First, they light the night with natural energy from inside the earth.  We can draw on our own inner reserves to persevere in times of darkness. 

 

Some Icelanders use “happy lights” indoors—high brightness aids to help fool their bodies into thinking they’ve been in the sun.  What aids can we use for light in our dark times?  Our faith, and prayer, and our network of friends at church, of course.  These aids are all so much better than the counterfeit aids like alcohol and food—these promise relief from the dark but it still comes back again, doesn’t it?

 

Each little Icelandic town seems to have its own hot springs or geothermally heated pools—and even in the cold, dark winter Icelanders congregate there after work for a long soak.  In the cold.  In the dark.  The hot springs help people relax and their social connections there and elsewhere help them endure the dark.  So--How can we take care of ourselves so that our good friends help us through the dark?  How can we rearrange our lives a little so that we might be able to find comfort from friends more often?  How can we bathe and relax in God’s presence more intentionally so that our souls feel that they’ve been to a spa for the spirit?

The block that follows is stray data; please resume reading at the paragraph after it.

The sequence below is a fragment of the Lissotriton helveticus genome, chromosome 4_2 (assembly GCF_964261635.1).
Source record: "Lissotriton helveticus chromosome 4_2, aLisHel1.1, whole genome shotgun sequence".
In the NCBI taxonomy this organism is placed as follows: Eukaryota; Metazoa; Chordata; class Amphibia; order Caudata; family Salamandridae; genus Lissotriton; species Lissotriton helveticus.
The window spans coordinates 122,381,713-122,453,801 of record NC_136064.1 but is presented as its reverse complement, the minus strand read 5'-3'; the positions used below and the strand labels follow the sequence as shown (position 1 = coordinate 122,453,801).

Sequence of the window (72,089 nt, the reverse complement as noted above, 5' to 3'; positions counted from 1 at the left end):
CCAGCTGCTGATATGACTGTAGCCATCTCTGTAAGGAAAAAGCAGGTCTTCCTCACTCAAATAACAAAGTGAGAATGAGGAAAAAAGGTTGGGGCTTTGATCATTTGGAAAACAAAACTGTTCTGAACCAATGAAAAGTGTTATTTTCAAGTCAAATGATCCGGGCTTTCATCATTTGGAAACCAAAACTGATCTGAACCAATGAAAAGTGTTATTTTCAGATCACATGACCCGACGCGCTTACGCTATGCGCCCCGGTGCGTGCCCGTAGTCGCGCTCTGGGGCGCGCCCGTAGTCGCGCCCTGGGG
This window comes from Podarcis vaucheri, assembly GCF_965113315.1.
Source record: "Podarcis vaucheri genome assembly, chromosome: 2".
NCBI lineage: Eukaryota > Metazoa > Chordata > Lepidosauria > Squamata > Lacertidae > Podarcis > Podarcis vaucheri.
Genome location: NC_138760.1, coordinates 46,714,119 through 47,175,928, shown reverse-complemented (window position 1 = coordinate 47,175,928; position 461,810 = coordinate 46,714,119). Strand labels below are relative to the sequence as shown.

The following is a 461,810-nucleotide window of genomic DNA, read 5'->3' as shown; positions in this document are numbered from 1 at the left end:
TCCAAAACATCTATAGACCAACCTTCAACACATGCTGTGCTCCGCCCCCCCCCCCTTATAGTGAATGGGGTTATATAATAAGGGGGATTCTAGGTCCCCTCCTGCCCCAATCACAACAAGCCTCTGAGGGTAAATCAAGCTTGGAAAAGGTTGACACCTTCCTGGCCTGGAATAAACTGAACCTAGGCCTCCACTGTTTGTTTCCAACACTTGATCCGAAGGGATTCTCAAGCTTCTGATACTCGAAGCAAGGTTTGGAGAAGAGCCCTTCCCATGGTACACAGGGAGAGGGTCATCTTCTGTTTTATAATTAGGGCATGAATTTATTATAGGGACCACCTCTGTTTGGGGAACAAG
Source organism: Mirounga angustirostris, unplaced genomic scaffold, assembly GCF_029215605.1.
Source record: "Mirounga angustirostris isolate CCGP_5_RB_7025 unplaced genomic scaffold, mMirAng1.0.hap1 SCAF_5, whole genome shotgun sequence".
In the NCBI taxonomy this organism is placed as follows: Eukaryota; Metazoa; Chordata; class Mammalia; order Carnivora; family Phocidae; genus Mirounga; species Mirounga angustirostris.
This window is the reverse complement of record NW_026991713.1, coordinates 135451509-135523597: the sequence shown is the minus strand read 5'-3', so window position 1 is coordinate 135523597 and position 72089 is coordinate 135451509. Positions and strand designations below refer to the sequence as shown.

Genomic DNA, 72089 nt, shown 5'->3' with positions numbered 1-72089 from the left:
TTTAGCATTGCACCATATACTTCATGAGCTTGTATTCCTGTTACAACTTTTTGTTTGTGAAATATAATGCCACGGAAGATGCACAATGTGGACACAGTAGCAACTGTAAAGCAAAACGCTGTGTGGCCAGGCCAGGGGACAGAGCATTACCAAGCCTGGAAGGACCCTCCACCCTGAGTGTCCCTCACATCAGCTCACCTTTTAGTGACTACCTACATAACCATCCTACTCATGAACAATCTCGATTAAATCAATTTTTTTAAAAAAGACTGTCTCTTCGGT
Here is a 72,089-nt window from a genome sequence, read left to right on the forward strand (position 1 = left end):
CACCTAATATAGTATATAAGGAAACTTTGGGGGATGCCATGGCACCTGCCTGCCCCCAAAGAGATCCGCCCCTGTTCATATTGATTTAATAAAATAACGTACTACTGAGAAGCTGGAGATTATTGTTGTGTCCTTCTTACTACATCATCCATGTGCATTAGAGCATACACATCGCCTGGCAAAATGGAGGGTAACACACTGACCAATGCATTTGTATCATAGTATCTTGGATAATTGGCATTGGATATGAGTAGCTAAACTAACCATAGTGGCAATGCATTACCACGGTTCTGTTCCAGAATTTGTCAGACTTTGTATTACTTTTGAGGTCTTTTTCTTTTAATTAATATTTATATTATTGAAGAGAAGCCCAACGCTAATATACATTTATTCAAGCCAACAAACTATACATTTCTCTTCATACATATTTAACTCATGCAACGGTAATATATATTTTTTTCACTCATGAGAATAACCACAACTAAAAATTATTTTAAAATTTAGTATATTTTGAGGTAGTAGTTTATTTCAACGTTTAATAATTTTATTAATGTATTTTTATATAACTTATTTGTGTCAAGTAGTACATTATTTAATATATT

Icelanders go to school in the dark season.  They buckle down and study like crazy.  They prepare themselves for the future that way.   How might we study and learn so as to be more available to God’s presence then?  (Reading books like this one helps teach us so that we’re stronger to face whatever comes along.)

 

And, finally, Icelanders have a real romance with coffee.  They drink high-test all the time, even at night.  They think you’re crazy if you ask for decaf.  They can’t seem to get enough coffee and many of them, like many Americans, are dependent on coffee to get them going.  There are coffeehouses all over.  And this coffee habit from the North Atlantic can remind us to stay alert in our own versions of the dark.  It can remind us to watch:  to look for what we might learn, especially from waiting in darkness and, sometimes, from waiting in pain.

 

So—to recap:  light the night with the practice of faith, seek comfort in simpatico friends and people, soak in God’s spirit, learn, stay alert.  Moreover, make your own God sandwiches, and make them often.  All these things help us through the dark.

 

Even if we don’t have to go find a wife for the child of our employer, still, we all walk through the dark.  Let’s do it more intentionally, more carefully, walking in the darkness of faith. 

 

Amen.